A long time ago, in a galaxy, far, far away...
I learned something new last week. I didn't know what a fronted adverbial was but when I saw someone mention it, I looked it up.
Fun fact: the Star Wars opening crawl starts with a double fronted adverbial. Yup, fun.
So, why did I mention this (other than ANY excuse to slide in a Star Wars reference)?
It's a nice introduction to today's theme on life-long learning, and what I call continuous professional development (when I have my teacher hat on) and it's super relevant to us writers too.
'A rolling stone gathers no moss'
And that is also true of us who write regularly (if only it was MORE regularly! 😂) and intend to do so for the rest of our lives - published or not published - MUST continue to develop and learn, that storytelling telling craft (especially for non-naturals like me) is something that can always be learned and improved upon.
Sure, I love my craft books - some of them are life-changing, even beyond writing, and have affected me in deep and meaningful ways, altering my brain's neurochemistry and neural pathways in irreversible, but advantageous ways. They have expanded and broadened my horizons and thoughts, even if they haven't changed them in a huge way.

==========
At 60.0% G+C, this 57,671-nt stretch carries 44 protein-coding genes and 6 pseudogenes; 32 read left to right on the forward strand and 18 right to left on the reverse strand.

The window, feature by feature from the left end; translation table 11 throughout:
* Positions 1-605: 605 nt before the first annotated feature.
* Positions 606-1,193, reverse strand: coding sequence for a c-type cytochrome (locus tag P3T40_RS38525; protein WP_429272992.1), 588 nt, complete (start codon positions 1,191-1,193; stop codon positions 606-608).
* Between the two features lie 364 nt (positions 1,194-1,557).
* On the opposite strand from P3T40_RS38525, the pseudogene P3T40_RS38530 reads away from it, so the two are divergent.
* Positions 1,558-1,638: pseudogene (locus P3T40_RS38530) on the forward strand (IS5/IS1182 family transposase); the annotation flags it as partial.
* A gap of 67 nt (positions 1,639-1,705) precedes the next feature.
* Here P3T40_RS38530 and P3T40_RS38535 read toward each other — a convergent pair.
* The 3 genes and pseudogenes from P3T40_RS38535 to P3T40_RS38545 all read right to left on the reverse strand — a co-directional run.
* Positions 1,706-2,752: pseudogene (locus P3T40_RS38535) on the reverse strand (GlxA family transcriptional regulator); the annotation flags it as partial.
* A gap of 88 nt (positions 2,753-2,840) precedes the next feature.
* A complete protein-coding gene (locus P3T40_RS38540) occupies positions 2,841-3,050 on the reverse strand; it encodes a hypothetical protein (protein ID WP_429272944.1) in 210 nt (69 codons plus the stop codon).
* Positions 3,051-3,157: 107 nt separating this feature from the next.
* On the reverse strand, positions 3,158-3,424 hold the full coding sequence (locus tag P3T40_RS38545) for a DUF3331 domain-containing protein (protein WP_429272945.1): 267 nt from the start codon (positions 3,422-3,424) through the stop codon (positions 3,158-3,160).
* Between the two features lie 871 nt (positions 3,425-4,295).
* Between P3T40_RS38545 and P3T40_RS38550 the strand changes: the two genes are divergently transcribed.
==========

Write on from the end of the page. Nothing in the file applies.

For a storyteller, our job is connect readers to a character and their attempts to do something - to find love, to get to the ark of covenant before the Nazis, to blow up the DeathStar, to save the baby Yoda from the Evil empire, or simply to stay alive.
But the complexity and array of human emotion and possibilities to do this are so vast and wide-ranging, that the more we delve into that well of character-psyche and we read how others do it, both on the surface of the actual finished and published novels, or by dissecting and studying the mechanics and inner workings of that novel, the more we develop our storytelling craft and continue our professional development.
Someone once told me (and it's really stuck) that if you want to be a professional writer, you have to act and behave like one: ie bum on seat and write, mood or not, mojo or not, life getting in the way or not.
And part of being a professional is constant development of the skills that make you effective in that role.
Writing is not an ethereal, magical skill only for those gifted by some mystical force, like the Jedi.
It is for all us, and if we work hard, and learn, we can all become better at what we do.
Writing, like the Force, is for all. It is not just for the Jedi or the Sith, but for everyone.
Remember Chirrut Îmwe from Rogue One:
'I am one with the Force, and the Force is one with me.'
So let's begin the year, the way we mean to go on: let's read more books, both craft and actual novels or PBs, and let's become the very best developed creative we can be.
Writing can be lonely, but it doesn't need to be.
May the Force be with you,
Ps here are some of my fave craft books if you've never read one:
- Into The Woods: How Stories Work and Why We Tell Them by John Yorke
- The Ultimate Hero's Journey: 195 Essential Plot Stages Found in the Best Novels and Movies by Neal Soloponte
- Writing the Breakout Novel by Donald Maass
- The Emotional Craft of Fiction: How to Write the Story Beneath the Surface by Donald Maass
- On Writing by Stephen King
- Wired for Story and Story Genius by Lisa Cron
- The Science of Storytelling by Will Storr